This book is rooted in the truth of the gospel. It offered me fresh eyes to see how the gospel impacts my heart, and in turn, my interactions with others. Knowing my deep brokenness and need for salvation changes how I connect with other people. The first and last chapters helped me understand this in a new way, especially to have a knowledge that everyone around me is in some kind of struggle. That impacts how they engage with me; and my personal struggles impact how I engage with them. This has truly and profoundly changed my way of relating.

That’s mostly where my positive thoughts about this book end. Each chapter takes a different “people group” and offers insight for how to relate to them, change our perspective, love them. While offering true insight, as I slogged through the book, I was frustrated by an “us-them” mentality that made me feel like I was just reading about other people. Yes, there’s much to be learned from those of other races, abilities, viewpoints, etc., but perhaps it is not so unifying to spend so much time discussing those differences.
Profile Image for Christine Hiester.
157 reviews35 followers
May 22, 2017
I have to admit, I love the cover. It may have had a lot to do with why I bought it. I did like the book, and appreciate the heart of the author, but it didn't strike me as particularly new or profound. More like faith-lite reading. It certainly has its place but will not stick with me.
Profile Image for Shawna.
327 reviews2 followers
April 25, 2022
Pretty basic. If you already have friends that cross cultural, racial, sexual identity lines, you don't need this book. If you live an isolated, Christian friends only life, you need this book.
Profile Image for Mason Frierson.
328 reviews25 followers
September 9, 2020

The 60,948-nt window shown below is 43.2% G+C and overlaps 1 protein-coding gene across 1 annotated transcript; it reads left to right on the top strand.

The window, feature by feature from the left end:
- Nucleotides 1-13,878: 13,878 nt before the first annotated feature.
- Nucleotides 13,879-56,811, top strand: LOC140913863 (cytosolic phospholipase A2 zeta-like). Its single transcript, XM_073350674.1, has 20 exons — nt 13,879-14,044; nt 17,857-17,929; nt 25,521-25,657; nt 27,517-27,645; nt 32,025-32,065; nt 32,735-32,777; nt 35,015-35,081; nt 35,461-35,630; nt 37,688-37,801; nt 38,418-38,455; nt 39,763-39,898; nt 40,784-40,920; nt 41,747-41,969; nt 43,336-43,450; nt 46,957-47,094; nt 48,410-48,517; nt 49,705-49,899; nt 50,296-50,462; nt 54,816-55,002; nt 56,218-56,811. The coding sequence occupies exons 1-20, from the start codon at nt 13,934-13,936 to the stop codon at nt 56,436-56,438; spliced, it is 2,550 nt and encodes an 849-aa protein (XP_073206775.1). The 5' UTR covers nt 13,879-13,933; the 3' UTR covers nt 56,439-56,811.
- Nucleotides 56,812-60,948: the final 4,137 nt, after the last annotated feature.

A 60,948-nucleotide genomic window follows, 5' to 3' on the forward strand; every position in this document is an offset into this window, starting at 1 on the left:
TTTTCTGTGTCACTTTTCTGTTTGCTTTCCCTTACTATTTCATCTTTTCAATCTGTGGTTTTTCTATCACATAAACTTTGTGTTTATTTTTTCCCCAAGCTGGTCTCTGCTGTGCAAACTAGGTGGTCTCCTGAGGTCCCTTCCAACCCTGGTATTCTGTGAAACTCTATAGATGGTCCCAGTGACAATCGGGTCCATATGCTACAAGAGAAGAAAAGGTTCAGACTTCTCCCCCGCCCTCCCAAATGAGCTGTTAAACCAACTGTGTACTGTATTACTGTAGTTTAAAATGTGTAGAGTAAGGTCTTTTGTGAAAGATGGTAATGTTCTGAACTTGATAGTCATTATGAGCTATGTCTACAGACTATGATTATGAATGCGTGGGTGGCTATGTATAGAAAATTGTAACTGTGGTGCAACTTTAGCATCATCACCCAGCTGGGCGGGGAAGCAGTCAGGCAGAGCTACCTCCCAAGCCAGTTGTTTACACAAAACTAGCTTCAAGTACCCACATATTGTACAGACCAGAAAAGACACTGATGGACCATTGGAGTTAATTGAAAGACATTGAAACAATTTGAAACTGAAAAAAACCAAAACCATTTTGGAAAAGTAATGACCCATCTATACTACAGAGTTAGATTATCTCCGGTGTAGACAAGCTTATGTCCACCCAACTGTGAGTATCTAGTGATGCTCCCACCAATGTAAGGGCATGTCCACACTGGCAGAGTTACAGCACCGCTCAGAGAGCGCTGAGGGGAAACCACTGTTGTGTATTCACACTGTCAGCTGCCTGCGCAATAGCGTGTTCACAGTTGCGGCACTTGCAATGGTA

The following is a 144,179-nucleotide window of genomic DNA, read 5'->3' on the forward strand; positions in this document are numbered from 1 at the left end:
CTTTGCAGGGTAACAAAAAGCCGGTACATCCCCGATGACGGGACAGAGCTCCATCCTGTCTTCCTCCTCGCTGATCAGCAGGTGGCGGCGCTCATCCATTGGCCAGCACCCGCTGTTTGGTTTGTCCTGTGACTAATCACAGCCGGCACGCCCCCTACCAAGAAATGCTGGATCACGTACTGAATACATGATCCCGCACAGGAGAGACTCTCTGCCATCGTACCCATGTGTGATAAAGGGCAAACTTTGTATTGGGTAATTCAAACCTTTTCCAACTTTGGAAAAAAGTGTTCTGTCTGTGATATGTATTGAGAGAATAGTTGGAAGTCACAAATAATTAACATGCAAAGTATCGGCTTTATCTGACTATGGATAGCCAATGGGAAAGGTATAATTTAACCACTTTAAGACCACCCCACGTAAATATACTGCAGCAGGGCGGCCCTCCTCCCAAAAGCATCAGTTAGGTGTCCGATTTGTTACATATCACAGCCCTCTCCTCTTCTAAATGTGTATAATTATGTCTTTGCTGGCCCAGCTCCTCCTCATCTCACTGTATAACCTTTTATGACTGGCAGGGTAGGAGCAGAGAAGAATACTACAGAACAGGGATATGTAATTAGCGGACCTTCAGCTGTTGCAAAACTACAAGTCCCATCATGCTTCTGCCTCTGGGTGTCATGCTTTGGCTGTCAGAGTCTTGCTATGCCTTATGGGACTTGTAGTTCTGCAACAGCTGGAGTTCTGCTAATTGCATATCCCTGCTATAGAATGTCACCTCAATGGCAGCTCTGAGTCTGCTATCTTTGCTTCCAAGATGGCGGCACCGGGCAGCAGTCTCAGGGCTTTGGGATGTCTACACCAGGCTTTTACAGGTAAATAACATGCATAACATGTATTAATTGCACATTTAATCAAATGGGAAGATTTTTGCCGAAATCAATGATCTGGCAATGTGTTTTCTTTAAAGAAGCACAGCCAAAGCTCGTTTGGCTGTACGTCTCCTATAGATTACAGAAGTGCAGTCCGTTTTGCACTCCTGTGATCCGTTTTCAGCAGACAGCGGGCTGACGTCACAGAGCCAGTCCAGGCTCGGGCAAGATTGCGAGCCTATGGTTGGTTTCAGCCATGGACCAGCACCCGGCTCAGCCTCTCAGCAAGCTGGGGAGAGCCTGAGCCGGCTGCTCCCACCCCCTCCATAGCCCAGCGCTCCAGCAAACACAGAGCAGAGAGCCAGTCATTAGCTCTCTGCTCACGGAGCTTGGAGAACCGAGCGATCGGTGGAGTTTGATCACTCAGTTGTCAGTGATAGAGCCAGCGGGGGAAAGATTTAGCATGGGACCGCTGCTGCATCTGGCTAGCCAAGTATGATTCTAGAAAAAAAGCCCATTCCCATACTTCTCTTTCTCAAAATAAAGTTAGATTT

Scott Sauls is the Pastor of Christ Presbyterian Church in Nashville. He seems to be a pastor in touch with today’s world but still grounded in a commitment to Scripture. He would fall for me somewhere between Andy Stanley and Tim Keller, more committed to core evangelical values than Stanley but a little more progressive than Keller. This sense also comes through in the endorsements at the front of the book and in the foreword by Ann Voskamp. Sauls comes from a centrist evangelical position, with Matt Chandler on his right and Richard Stearns on his left (both endorsed the book). Sauls’ centrist position serves him well in this book. I came to his book Befriend having never read any of his other work and having only heard him speak on a couple of occasions. I appreciate the heart that comes through in this book. Befriend is a collection of twenty one brief chapters, the bulk of which are directed at encouraging readers to befriend various kinds of people. We all know we are to befriend all sorts of people but Sauls, having laid a gospel basis for friendship in chapter one, is very effective at applying the need for friendship toward all for his evangelical audience. Sauls covers all sorts of groups, including often contrasting pairs (poor and rich, unborn babies and their mothers, conservatives and liberals). The book has an edge because most readers will come to a chapter that makes them uncomfortable, challenging their prejudices and lack of love. Because he is covering such a wide range of topics, the chapters are a bit uneven in terms of content, with some of them just pretty conventional in a way that will just be review for most believers. The best chapters are the ones covering issues Sauls has wrestled with deeply in his own life. Throughout the book, Sauls probes for the sweet spot of fidelity to the Bible combined with an open and loving heart. He most often succeeds in bringing this sense of grace and truth across in his writing. The book is well-suited for a small group, as it contains further Scripture readings and questions at the close of each chapter, but it may run just a bit long to be ideal for a small group. It may be best used by two or three friends who read it and discuss over coffee or a meal. Individuals of course, can also profit from a careful reading of the book.